The 1950s is unquestionably one of the most intriguing ages in the modern history of the entertainment industry. It was during this period that audiences saw the release of what are some of the greatest science-fiction movies of all time. Many of those movies also made some very powerful social and political statements through their stories, believe it or not. It was also during the 1950s that the music industry saw the rise of the vocal quartet as the major musical act. From The Tour Tops to the Four Aces to The Four Preps (the industry had a thing for groups of four back then, apparently), vocal groups were obviously all the rage during the 1950s. Early this month, the story of one of those groups – The Four Preps – through Bear Manor Media and Shadow Bear Productions in the form of the new biography, Icons, Idols and Idiots of Hollywood: My Adventures in America’s First Boy Band. Written by the band’s lead singer and founding member Bruce Belland, this biography of the so-called “first boy band” is an engaging and entertaining read for any “oldies” fan and those of vocal pop groups from that era. That is due in no small part to the story that Belland shares. The manner in which he shares the story also plays into the book’s appeal and will be discussed a little later. The story’s transitions round out its most important elements, completing its presentation. They will be discussed later, too. Each item noted here is important in its own way to the whole of the book’s presentation. All things considered they make Icons, Idols and Idiots of Hollywood: My Adventures in America’s First Boy Band quite the unsuspecting success of a biography.
Icons, Idols and Idiots of Hollywood: My Adventures in America’s First Boy Band, the new music bio from The Four Preps lead vocalist Bruce Belland, is quite the surprisingly entertaining read for any oldies fan. That is due in no small part to the story that is featured through the book’s nearly 400-page span. The story in question starts with Belland’s earliest days, living in the Midwest with his ultra conservative pastor father and his mother. Audiences will be interested to read about the divide that gradually forms between Belland and his father as he grows into not only a young man but a young, up-and-coming pop vocalist. Further, the celebrity connections that he makes after he and his parents move to Hollywood and how they happen makes for its own share of interest. As the story progresses, readers are treated to stories of the group’s ups and downs, all of which are so vivid in their simplicity, including navigating being drafted by the United States Army and what happens after the fact. The story featured herein is just so engaging because of everything that Belland shares from beginning to end. It forms a solid foundation on which rests the very manner in which Belland shares the story.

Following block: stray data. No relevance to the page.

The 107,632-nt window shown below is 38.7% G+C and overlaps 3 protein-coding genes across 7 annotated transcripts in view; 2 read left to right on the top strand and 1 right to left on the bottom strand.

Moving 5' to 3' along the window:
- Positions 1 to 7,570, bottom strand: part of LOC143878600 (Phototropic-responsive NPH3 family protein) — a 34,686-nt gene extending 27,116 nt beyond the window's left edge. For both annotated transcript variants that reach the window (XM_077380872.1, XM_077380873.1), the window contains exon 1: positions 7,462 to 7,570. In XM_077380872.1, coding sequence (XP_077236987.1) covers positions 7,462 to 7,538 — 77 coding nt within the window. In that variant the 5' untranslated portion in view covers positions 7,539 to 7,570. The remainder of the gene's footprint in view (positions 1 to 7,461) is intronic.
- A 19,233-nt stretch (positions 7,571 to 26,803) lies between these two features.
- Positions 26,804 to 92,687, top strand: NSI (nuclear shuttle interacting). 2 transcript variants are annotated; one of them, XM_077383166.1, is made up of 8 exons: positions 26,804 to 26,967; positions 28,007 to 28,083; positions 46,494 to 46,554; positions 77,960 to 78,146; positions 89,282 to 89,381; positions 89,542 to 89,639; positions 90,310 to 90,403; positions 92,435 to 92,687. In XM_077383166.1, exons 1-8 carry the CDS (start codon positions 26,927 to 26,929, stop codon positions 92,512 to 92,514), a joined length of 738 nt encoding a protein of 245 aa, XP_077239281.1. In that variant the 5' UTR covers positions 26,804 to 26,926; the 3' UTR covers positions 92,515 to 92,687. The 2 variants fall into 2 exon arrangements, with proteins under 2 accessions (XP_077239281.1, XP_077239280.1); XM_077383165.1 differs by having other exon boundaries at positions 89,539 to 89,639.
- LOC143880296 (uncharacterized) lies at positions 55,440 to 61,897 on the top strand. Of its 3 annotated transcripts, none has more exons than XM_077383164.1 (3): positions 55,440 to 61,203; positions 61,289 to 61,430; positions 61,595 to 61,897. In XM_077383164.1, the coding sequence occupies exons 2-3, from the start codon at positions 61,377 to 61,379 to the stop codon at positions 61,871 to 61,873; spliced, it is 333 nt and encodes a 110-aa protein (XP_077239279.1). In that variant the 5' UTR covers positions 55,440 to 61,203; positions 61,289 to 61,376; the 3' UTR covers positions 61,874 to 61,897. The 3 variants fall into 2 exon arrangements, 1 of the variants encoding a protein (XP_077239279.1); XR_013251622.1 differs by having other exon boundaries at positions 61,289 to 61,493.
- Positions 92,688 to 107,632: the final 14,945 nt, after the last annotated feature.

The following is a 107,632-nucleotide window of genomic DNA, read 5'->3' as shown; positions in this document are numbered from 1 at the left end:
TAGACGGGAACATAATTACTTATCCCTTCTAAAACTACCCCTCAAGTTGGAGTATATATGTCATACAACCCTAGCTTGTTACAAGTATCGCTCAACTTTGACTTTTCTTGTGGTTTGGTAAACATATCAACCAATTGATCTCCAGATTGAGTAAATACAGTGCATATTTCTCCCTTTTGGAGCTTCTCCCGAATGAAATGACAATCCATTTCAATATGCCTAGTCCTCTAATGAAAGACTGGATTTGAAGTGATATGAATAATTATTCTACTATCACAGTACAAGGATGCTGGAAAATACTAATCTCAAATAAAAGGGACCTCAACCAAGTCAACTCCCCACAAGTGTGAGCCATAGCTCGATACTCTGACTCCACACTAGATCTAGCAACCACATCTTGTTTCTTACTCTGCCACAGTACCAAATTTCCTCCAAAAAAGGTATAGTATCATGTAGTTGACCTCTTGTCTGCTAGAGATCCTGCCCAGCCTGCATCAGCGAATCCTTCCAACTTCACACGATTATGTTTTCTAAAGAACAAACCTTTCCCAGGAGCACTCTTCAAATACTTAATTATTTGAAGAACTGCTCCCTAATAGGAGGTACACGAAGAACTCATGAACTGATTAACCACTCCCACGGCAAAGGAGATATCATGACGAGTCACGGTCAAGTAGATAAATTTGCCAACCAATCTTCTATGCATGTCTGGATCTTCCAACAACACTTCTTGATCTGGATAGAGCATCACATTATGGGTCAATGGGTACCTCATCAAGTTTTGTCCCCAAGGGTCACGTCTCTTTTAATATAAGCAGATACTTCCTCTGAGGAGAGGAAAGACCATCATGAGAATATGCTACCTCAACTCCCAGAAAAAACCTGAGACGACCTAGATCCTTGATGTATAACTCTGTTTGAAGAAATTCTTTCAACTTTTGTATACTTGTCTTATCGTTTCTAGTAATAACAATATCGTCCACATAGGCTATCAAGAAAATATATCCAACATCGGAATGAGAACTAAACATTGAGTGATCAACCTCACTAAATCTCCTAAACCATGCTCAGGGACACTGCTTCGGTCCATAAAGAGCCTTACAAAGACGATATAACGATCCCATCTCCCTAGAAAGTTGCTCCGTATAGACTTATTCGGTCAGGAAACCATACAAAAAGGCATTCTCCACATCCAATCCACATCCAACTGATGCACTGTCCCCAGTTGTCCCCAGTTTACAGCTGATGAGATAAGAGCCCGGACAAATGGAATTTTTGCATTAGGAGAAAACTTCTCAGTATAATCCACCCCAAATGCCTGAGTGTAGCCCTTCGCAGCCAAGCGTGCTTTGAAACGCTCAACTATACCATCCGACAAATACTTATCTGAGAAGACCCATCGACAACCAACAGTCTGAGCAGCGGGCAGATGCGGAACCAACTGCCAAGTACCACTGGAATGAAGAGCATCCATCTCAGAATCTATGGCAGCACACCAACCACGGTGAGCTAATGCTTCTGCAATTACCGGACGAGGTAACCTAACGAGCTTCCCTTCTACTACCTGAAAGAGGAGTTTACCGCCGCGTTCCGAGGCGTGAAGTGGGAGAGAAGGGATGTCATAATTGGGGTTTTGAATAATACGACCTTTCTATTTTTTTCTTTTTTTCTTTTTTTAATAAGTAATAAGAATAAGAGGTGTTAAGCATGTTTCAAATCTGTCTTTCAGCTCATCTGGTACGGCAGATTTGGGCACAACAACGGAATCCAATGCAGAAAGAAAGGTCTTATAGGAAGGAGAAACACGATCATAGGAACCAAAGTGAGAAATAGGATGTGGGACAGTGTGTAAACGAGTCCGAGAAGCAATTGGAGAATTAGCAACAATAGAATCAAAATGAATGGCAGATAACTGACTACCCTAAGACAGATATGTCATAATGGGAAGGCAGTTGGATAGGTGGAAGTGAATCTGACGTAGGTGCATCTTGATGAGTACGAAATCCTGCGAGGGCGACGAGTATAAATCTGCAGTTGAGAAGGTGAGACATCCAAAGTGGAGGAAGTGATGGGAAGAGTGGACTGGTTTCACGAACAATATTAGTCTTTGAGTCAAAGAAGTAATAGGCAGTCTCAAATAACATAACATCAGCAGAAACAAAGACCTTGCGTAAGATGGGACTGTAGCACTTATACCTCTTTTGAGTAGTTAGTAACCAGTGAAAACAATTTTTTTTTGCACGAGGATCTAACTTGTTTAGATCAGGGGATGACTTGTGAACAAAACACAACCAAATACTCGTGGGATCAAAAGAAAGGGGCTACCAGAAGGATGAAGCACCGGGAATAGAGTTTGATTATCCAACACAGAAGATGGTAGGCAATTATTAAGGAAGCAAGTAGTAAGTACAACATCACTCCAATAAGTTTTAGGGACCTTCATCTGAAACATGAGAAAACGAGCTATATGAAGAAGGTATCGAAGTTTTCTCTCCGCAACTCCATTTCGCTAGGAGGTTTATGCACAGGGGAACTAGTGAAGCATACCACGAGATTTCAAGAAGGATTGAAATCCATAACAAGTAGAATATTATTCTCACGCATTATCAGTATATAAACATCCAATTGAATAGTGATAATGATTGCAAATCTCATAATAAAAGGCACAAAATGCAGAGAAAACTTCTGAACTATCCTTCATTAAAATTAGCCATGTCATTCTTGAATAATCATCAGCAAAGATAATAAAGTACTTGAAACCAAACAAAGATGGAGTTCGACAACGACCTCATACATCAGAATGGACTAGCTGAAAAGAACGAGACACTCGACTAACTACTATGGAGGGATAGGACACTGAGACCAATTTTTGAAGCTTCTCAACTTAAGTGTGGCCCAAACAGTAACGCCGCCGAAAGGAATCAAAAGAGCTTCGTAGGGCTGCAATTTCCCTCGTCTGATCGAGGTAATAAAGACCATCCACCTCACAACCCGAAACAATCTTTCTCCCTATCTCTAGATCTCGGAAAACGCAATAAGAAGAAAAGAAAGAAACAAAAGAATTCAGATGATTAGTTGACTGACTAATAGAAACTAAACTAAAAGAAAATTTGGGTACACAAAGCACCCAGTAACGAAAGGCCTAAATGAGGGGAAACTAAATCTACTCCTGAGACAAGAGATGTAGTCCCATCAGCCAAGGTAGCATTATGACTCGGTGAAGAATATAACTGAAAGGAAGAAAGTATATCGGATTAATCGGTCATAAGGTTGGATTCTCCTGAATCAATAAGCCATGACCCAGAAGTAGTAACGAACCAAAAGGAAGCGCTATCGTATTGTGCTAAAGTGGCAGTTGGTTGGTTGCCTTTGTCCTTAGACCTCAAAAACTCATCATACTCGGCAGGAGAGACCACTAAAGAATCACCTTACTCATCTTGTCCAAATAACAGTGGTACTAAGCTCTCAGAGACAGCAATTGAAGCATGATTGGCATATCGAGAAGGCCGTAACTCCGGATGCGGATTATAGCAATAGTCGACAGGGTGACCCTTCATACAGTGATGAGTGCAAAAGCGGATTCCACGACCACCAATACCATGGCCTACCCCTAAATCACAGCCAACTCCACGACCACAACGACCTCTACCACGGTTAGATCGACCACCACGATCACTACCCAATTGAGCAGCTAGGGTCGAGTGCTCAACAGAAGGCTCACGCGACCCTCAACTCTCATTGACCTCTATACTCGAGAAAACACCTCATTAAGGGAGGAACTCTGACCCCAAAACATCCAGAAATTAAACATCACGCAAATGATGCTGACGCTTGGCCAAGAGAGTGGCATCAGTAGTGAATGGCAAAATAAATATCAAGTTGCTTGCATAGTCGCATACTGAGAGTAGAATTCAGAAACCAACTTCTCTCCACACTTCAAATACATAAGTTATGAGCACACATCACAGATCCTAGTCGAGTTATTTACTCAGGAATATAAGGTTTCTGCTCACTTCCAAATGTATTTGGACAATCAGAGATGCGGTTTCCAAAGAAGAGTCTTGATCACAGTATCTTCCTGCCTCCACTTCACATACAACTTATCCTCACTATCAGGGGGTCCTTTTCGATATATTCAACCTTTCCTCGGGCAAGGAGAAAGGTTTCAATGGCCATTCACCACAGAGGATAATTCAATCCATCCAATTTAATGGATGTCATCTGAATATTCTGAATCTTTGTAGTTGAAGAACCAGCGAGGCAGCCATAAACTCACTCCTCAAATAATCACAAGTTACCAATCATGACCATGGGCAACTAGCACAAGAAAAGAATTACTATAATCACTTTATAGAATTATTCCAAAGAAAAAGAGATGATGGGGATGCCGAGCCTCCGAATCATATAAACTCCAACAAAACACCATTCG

The manner in which Belland shares The Four Preps’ story is important to note because it is also so simple. There is no sense of pretense at any point during the recollection. Reading Belland’s words is like listening to an old friend recall fond memories one on one. From his little jokes to his laid back nature in telling his story, it makes following each part of the group’s growth and development actually fun. Honestly, it would be so easy for Belland to have gotten lost in his story telling as he continued chapter to chapter and even section to section, but he never once allows himself to digress that much. The result is a story that flows so easily from one chapter to the next just from the way in which the author shares the tale.
While the way in which Belland shares the story featured in his new book does so much to make the book readable, the transitions that he incorporates into his story telling finish off the most important of the book’s elements. Belland knows exactly how and where to cut sections and chapters so as to keep the story flowing. Within chapters, there are plenty of section breaks that give readers moments to stop and catch themselves. At the same time they also serve to help generate clear beginnings and endings to the anecdotes that Belland shares. The result is clear transitions that are sure to keep readers engaged and entertained just as much as the story itself and how Belland delivers the tale. When all three elements are considered together they make Icons, Idols and Idiots of Hollywood: My Adventures in America’s First Boy Band a book that is well worth reading by any oldies fans and a welcome addition to this year’s field of biographies.
Icons, Idols and Idiots of Hollywood: My Adventures in America’s First Boy Band, the new biography from Bruce Belland, is an engaging and entertaining look at the history of one of the groups that formed the foundation of today’s pop music community. The book proves so enjoyable in part because of its very story. The story is that of how The Four Preps came together during the group’s youth and of all of the challenges that it faced along the way. The way in which Belland shares the story makes for its own interest because it is so simple and personal. The transitions that he uses throughout the story works directly with how he tells the story, rounding out the book’s most important elements. Each item examined here is important in its own way to the whole of the book. All things considered they make Icons, Idols and Idiots of Hollywood: My Adventures in America’s First Boy Band a book that proves surprisingly engaging and entertaining for any fan of oldies and specifically of The Four Preps.